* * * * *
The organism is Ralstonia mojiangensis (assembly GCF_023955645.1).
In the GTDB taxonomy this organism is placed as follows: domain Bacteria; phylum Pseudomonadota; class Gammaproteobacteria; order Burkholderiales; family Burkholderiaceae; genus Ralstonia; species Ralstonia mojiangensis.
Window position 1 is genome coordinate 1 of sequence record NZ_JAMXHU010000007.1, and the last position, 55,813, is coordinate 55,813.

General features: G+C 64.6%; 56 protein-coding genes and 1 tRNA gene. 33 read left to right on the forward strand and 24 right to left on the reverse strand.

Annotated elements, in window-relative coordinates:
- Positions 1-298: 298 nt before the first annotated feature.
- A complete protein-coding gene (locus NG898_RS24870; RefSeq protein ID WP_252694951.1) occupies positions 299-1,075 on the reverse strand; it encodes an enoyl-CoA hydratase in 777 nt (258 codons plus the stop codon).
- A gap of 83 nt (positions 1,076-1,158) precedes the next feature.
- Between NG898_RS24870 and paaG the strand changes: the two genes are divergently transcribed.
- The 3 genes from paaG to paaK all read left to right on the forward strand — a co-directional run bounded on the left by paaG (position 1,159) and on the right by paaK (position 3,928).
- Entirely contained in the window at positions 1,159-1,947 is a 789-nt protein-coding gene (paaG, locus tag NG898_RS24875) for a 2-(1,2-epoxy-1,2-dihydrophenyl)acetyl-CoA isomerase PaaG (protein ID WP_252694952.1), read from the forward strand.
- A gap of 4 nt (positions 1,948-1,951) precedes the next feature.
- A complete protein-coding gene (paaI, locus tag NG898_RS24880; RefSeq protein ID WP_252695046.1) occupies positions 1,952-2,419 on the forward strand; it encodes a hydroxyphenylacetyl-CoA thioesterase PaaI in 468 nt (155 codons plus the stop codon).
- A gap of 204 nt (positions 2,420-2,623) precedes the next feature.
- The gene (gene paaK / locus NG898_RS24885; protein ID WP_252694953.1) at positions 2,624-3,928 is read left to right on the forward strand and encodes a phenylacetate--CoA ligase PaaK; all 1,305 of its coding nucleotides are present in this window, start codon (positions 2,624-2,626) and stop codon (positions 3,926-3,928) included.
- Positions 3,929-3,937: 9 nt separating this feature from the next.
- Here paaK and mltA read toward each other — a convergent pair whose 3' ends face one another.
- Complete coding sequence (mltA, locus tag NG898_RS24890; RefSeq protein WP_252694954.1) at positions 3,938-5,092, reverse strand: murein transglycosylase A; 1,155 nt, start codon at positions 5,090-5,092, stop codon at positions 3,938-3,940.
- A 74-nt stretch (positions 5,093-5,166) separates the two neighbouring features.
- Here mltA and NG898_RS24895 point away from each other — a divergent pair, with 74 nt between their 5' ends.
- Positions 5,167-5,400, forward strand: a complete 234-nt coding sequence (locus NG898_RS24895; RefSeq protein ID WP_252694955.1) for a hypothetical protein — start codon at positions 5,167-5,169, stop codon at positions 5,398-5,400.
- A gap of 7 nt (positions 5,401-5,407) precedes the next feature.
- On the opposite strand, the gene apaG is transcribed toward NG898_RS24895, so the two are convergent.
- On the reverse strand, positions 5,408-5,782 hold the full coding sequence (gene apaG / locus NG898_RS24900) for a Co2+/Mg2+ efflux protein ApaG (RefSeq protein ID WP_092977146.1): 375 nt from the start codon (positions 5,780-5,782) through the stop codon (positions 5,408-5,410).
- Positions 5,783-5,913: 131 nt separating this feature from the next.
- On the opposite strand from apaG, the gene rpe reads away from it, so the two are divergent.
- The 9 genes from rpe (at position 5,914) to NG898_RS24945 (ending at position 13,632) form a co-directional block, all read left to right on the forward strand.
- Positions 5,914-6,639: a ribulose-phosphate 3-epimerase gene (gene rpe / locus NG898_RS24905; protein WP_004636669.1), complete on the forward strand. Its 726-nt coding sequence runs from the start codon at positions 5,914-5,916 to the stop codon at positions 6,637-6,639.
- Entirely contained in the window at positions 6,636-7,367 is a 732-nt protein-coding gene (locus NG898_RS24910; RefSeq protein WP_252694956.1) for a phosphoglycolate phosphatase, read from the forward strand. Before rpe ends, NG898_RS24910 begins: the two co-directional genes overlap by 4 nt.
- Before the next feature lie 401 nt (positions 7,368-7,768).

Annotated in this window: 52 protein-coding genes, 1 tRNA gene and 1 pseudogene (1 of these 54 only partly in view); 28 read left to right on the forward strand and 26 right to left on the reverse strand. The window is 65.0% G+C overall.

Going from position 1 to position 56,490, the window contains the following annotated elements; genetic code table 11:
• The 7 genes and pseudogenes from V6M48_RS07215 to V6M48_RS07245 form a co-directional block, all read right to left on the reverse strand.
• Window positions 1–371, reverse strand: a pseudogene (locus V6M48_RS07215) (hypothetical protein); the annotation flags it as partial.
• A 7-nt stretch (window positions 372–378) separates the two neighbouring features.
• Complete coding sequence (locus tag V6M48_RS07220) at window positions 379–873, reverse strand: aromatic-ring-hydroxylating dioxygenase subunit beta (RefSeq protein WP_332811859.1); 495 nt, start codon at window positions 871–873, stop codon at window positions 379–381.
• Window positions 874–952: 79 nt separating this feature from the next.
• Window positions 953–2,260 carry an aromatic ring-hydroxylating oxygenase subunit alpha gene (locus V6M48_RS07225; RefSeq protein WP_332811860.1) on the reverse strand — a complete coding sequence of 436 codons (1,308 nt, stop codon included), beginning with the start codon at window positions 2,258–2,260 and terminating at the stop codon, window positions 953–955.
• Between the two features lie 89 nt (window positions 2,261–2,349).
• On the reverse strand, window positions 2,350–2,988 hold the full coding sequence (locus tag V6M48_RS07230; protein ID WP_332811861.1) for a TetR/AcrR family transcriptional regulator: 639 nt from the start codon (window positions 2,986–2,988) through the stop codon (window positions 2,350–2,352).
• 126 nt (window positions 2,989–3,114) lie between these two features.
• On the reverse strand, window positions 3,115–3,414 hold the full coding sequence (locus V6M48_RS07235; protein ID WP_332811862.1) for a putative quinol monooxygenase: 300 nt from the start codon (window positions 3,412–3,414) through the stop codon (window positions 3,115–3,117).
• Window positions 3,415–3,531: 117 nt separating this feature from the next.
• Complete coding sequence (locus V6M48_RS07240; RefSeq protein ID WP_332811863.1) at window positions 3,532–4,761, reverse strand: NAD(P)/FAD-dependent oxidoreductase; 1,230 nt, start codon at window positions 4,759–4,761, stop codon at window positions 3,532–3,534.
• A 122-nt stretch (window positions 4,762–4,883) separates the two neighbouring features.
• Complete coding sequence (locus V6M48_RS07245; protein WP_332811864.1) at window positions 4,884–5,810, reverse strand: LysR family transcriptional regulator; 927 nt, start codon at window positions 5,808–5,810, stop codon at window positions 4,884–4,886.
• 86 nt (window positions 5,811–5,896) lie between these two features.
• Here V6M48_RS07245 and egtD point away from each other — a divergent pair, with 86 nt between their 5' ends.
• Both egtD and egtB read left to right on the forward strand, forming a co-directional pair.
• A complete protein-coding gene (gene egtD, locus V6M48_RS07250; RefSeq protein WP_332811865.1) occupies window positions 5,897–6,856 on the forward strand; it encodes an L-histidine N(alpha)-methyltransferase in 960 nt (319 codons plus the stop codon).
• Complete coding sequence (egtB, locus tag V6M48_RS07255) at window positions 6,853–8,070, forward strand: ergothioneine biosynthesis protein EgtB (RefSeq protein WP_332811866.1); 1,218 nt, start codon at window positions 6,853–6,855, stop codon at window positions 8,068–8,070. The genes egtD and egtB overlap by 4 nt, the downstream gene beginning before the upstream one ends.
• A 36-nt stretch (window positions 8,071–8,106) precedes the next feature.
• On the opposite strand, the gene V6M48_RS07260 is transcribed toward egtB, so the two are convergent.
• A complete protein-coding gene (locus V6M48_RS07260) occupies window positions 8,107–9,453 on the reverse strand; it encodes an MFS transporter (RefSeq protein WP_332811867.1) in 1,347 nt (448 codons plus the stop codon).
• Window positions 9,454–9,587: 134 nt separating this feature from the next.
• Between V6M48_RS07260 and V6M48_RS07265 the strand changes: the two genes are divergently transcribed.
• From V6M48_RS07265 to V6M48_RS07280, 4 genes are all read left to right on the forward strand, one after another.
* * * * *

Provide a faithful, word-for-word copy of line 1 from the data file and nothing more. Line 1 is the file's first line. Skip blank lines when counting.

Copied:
The organism is Ralstonia mojiangensis (assembly GCF_023955645.1).